You can go deeper into who the person is by bringing up:
You can even play the role of beginner with a question like:
Using Spokes, you're able to talk with anyone about anything.
Spokes works because it's a win-win.
A win for you because you get to have a great, engaging conversation without awkward silences.
A win for them because (spoiler alert) other people love talking about themselves and will leave the conversation thinking that you are awesome.
Keep in mind that it's important to resist the urge to self-edit what you say.
If you think it's good enough for the conversation, it doesn't have to be the perfect thing to say.
Perfect is the enemy of good.
6. Stop Hesitating. Start Focusing On The Quick Win To Build Social Confidence
With my private coaching clients and readers, the biggest challenge to overcoming the dreaded "blank mind syndrome" is hesitation.
When we hesitate, we allow our overthinking brain to take over.
This causes us to overthink (and over-edit) everything we might say:
"Oh, I can't say that!"
It causes us to minimize our own importance:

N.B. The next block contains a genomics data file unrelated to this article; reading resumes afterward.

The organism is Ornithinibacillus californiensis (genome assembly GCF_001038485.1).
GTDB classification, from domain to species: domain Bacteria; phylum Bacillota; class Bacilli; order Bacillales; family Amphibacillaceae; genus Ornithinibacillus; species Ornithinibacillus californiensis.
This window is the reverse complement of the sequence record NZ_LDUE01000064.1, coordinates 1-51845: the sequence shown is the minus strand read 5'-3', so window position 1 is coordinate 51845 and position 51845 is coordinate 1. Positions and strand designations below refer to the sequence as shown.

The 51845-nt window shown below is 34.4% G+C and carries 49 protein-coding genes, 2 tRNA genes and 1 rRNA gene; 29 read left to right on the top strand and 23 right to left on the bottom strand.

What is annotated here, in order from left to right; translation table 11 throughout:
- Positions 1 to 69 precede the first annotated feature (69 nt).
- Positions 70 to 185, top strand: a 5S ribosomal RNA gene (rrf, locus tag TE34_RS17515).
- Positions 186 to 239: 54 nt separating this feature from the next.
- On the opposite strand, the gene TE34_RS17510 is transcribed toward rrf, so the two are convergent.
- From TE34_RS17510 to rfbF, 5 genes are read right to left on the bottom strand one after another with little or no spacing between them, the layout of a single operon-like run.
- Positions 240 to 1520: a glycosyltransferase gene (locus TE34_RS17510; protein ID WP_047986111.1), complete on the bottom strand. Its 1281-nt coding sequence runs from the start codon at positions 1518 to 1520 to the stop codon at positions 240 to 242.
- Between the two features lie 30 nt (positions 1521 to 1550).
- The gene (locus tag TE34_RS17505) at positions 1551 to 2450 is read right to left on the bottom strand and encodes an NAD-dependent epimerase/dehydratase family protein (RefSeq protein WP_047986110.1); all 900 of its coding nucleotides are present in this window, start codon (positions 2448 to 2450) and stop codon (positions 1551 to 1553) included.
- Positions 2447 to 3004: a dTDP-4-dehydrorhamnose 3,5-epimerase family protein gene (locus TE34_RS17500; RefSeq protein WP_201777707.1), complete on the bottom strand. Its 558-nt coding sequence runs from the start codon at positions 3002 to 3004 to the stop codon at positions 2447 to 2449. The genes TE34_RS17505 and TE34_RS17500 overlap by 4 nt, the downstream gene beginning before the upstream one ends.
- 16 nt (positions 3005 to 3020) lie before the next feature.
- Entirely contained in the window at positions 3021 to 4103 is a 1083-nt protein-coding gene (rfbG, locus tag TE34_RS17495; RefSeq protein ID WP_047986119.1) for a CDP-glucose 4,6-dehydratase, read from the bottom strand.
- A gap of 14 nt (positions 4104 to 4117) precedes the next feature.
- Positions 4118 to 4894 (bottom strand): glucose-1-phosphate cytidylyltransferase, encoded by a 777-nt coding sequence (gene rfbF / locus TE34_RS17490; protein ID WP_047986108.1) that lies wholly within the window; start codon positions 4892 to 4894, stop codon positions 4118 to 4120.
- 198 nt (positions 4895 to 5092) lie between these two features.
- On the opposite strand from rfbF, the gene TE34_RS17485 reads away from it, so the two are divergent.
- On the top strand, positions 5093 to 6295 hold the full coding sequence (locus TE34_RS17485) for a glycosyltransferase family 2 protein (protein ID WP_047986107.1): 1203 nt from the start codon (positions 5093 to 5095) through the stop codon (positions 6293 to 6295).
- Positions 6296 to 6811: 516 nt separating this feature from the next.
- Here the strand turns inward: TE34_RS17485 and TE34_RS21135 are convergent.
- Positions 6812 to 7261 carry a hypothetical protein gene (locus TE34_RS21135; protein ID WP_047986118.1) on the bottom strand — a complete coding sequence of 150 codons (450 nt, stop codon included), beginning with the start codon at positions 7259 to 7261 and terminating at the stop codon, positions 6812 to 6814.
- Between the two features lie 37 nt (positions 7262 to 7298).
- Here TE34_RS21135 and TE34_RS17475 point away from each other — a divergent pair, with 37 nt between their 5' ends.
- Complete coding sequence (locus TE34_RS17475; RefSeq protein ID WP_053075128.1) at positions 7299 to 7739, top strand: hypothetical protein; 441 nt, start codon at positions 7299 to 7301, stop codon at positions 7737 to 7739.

"What could I possibly add?"
And worst of all, it causes us to be stuck in our own heads. This leads to negative self talk:
"Why do I always do this?! I am so dumb."
At that point, it's really hard to break out and rejoin the conversation. I call this the "overthinking tax"
A better approach? The quick win.
When we stop overthinking and take action, we learn and grow faster:
There are many ways to quick win in a conversation:
The surface level effect of going for the quick win is simply having a more engaging conversation.
The lasting impact of going for the quick win is building the inner belief that you are the kind of person who can be successful with people.
When we change our actions, our mindset follows.
It's hard to think ourselves to social confidence. It's easier to do things that naturally lead to social confidence.
Our mindset will follow.
What's a quick win you could go for this week? Let me know in the comments!
Hey, I'm Jeff.
I'll help you supercharge your people skills so that you can have a more fulfilling career,
business & social life.
Over the last 14 years, I’ve learned... (Read More)
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• How to Never Run Out of Things to Say